I can’t help but feel that I’ve been duped. For as far back as I can remember, I’ve been encouraged to pursue my passions and follow my dreams. I’ve been told that if I work hard and believe in myself, I can achieve absolutely anything. I’ve been assured that the road to happiness involves doing what you love, what makes you happy, what fills your heart and soul with heavenly song. And I believed it all — I drank the Kool-Aid and never gave it a second thought. So I was nothing short of flabbergasted when, upon announcing that I was entering college as a Literature major, most people looked at me with a combination of concern, panic and genuine confusion, and asked, “but what exactly are you going to do?”
Well, I thought I was doing exactly what I’ve been told to do for the past 19 years. I thought I was pursuing a passion, and devoting myself to one of the few aspects of life that really does fill my heart and soul with song. But apparently I got confused along the way — what I’m really supposed to do is pick something practical, like economics or nursing, maybe. Everyone knows that all an English degree guarantees you is a cardboard box for a house, and, if you’re lucky, the ability to use a semicolon properly.
It seems my predicament is anything but an anomaly; rather, it’s almost become the norm. We live in a world where the job market is increasingly slim, and the prospect of acquiring employment immediately after graduating has been transformed into a storybook fantasy. There are just too many smart, eager young people bursting out into the world, college degrees held proudly in hand and too few jobs to go around. Kids who have grown up with the words “you can do anything if you just believe!” etched into the folds of their brain are suddenly being told that there’s no time for theatre or film or paper maché, there’s only time for practicality. Hence the reason most people react to my major as if it’s contagious. There is barely enough work for people with real professional skills, let alone those of us who hope to subsist off poetry, and perhaps a novella or two.
So should I abandon all hope and switch tracks before it’s too late? Well, this proves problematic in many ways. For one, I really love writing. I know passion doesn’t pay the bills, but I also know that I would rather study a craft I care about than do something that guarantees me security. Secondly, I’m young. I have time to explore and experiment and find my place in the world. I’d venture to say that writing is a pretty important skill, and that even if I’m not the world’s most famous novelist by age 25 (a totally realistic goal), I’ll find some outlet in which to channel my skills.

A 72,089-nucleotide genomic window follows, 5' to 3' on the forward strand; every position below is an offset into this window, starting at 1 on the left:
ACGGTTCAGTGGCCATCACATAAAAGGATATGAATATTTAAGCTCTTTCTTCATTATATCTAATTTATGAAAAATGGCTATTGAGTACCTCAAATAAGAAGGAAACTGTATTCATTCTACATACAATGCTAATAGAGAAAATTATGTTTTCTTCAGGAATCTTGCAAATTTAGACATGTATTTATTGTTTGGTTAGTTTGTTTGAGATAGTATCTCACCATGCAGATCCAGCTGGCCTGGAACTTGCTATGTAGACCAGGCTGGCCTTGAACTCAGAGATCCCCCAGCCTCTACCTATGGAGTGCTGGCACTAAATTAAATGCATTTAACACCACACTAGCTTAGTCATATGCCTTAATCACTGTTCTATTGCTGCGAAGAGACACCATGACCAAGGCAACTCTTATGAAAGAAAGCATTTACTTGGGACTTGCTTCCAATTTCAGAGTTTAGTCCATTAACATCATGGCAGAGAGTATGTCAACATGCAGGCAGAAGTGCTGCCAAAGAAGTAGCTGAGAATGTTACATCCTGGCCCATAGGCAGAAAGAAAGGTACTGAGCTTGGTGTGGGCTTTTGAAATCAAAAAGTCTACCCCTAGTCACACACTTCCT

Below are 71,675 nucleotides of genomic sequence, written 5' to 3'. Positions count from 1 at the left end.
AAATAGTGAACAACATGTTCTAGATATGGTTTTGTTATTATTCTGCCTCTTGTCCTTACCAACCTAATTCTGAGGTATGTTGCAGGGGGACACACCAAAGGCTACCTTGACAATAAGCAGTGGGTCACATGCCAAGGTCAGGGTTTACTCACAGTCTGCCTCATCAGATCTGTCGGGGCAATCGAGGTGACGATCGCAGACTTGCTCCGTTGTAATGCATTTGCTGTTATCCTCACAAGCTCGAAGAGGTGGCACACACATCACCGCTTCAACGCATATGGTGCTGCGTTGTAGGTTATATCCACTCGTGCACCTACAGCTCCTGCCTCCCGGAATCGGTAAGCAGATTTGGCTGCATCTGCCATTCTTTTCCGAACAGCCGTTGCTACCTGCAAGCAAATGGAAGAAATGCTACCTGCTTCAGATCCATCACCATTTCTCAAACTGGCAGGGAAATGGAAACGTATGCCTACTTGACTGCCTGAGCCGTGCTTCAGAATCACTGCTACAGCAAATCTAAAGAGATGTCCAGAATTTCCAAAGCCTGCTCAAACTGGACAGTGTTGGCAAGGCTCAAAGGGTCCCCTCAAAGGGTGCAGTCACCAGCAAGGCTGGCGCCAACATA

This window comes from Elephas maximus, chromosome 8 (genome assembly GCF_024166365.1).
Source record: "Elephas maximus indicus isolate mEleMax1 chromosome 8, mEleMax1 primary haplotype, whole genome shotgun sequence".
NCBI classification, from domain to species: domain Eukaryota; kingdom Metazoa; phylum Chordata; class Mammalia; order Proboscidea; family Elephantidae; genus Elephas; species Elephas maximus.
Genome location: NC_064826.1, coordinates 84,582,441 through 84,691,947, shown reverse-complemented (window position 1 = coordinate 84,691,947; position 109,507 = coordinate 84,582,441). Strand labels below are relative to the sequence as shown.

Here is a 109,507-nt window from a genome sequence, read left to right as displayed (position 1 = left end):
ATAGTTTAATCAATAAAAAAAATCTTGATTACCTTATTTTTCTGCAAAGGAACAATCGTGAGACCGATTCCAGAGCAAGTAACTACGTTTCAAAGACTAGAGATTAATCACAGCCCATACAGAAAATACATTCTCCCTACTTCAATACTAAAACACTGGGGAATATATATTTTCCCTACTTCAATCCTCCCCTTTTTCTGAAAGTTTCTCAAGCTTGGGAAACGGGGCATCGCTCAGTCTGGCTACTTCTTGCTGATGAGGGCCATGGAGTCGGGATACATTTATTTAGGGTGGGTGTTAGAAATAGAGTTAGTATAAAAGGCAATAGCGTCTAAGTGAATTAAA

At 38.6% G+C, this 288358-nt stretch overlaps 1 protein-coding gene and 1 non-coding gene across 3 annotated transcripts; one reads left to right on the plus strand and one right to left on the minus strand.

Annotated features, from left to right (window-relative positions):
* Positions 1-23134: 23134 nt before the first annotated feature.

Lastly, I know I’m not good at that many things in life (I can’t whistle or snap my fingers. Is that weird?), but I believe that I am a good writer. Even if I wanted to, I’m not sure I could hack it as a computer science major. Yes, this might lead to a more stable career path, but considering the fact that I barely know how to make a PowerPoint presentation, I’m not sure it’s a viable option. I have immense oceans of respect for people who study physics and biology and computers, because these are subjects in which I have an almost embarrassing dearth of knowledge. That being said, I would hope that the people who do study these subjects have respect for what I do. It’s amazing to me that despite the same basic hardware, people can be so good and so bad at so many different things, and I think we should all be looking around in constant wonder at the people who do things we could never imagine doing ourselves, whether it be designing computer software or writing a novel.
Maybe I am truly being foolish and impractical. Maybe in a few years, I’ll read this article and want nothing more than to reach back through the space-time continuum, slap my younger self across the face and demand, “WHY DIDN’T YOU JUST GO TO DENTAL SCHOOL?” But in this moment, I feel good, and I think that counts for something. Rest assured that I am rolling my eyes at myself as I type this, but it’s true — you can’t put a price on happiness, or fulfillment or the sense of well-being that comes from indulging in the creative process. I have to write. There’s simply no other way to put it. And I feel extremely lucky to have found something in the world that fills me in such a way, something that I absolutely cannot live without.
To anyone else who worries that what they’re doing is silly and impractical and they should really be concerned about paying rent and taxes and getting a 401k and what even IS a 401k, here is my 100 percent impractical advice: Do what you love. Do what makes you happy. Do the thing that fills you with song. Five years from now, you can build your cardboard box house right next to mine.
Sophia Crisafulli already has a box of ramen noodles to use as a table in her cardboard box centerpiece.
I think you are on the right track. College should not be all about making money–it is an opportunity to pursue what you love. If you think about it, your major matters most for graduate school, but not so much for getting a job in the real world. Simply getting a degree is enough. Classicists work at banks and make good money. I am a classicist in graduate school and I make decent money. My best friend studies ancient egypt, also a graduate student, and she makes more than enough to support herself. Likewise, a good friend of mine majored… Read more »
I’m so proud of you! Bravo to have written such a passionate “credo” for literature! When I finished reading your article, I said aloud you GO Sophia! And I applaud you as I write this! ..Well…that’s a lie right there. I mean I’ll applaud **after** I write this!